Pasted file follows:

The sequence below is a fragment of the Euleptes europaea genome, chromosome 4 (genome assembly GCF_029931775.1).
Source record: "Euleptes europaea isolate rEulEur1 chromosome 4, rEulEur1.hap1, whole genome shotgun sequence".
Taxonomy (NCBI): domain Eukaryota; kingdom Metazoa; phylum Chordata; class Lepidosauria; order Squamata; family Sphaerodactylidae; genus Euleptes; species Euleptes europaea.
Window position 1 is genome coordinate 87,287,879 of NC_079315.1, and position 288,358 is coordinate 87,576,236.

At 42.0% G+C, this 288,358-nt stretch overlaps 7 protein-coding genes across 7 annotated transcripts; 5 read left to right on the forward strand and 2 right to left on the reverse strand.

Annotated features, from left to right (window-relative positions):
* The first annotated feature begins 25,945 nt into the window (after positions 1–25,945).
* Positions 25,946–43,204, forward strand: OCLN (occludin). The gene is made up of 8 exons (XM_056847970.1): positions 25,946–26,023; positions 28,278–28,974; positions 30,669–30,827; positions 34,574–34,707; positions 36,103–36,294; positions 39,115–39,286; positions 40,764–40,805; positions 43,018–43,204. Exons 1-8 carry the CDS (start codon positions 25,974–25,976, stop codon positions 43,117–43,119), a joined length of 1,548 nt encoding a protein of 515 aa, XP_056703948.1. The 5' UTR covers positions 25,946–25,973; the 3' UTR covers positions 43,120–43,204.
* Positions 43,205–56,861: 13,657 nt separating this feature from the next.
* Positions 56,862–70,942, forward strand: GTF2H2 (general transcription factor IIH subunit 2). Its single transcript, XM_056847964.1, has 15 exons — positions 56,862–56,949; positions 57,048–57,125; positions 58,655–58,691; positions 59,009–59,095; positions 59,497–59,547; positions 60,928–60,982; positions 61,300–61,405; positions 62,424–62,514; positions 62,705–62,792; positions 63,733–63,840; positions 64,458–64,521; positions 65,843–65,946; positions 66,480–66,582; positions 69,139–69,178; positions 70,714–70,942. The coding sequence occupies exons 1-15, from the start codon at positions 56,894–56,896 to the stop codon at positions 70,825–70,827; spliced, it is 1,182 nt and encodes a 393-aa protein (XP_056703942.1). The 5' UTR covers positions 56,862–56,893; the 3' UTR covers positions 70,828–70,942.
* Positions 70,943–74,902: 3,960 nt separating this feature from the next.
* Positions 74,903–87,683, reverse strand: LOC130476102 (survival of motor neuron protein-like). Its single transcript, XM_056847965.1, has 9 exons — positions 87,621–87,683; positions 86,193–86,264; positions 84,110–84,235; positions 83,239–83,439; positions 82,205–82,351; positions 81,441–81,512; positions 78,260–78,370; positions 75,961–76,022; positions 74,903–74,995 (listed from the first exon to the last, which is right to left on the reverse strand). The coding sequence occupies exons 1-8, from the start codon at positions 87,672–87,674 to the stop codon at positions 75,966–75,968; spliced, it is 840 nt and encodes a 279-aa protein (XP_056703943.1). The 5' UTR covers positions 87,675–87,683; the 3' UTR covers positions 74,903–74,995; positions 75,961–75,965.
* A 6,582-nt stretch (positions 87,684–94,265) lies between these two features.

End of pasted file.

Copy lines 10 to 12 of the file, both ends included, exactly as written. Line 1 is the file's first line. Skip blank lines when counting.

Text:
* Positions 56,862–70,942, forward strand: GTF2H2 (general transcription factor IIH subunit 2). Its single transcript, XM_056847964.1, has 15 exons — positions 56,862–56,949; positions 57,048–57,125; positions 58,655–58,691; positions 59,009–59,095; positions 59,497–59,547; positions 60,928–60,982; positions 61,300–61,405; positions 62,424–62,514; positions 62,705–62,792; positions 63,733–63,840; positions 64,458–64,521; positions 65,843–65,946; positions 66,480–66,582; positions 69,139–69,178; positions 70,714–70,942. The coding sequence occupies exons 1-15, from the start codon at positions 56,894–56,896 to the stop codon at positions 70,825–70,827; spliced, it is 1,182 nt and encodes a 393-aa protein (XP_056703942.1). The 5' UTR covers positions 56,862–56,893; the 3' UTR covers positions 70,828–70,942.
* Positions 70,943–74,902: 3,960 nt separating this feature from the next.
* Positions 74,903–87,683, reverse strand: LOC130476102 (survival of motor neuron protein-like). Its single transcript, XM_056847965.1, has 9 exons — positions 87,621–87,683; positions 86,193–86,264; positions 84,110–84,235; positions 83,239–83,439; positions 82,205–82,351; positions 81,441–81,512; positions 78,260–78,370; positions 75,961–76,022; positions 74,903–74,995 (listed from the first exon to the last, which is right to left on the reverse strand). The coding sequence occupies exons 1-8, from the start codon at positions 87,672–87,674 to the stop codon at positions 75,966–75,968; spliced, it is 840 nt and encodes a 279-aa protein (XP_056703943.1). The 5' UTR covers positions 87,675–87,683; the 3' UTR covers positions 74,903–74,995; positions 75,961–75,965.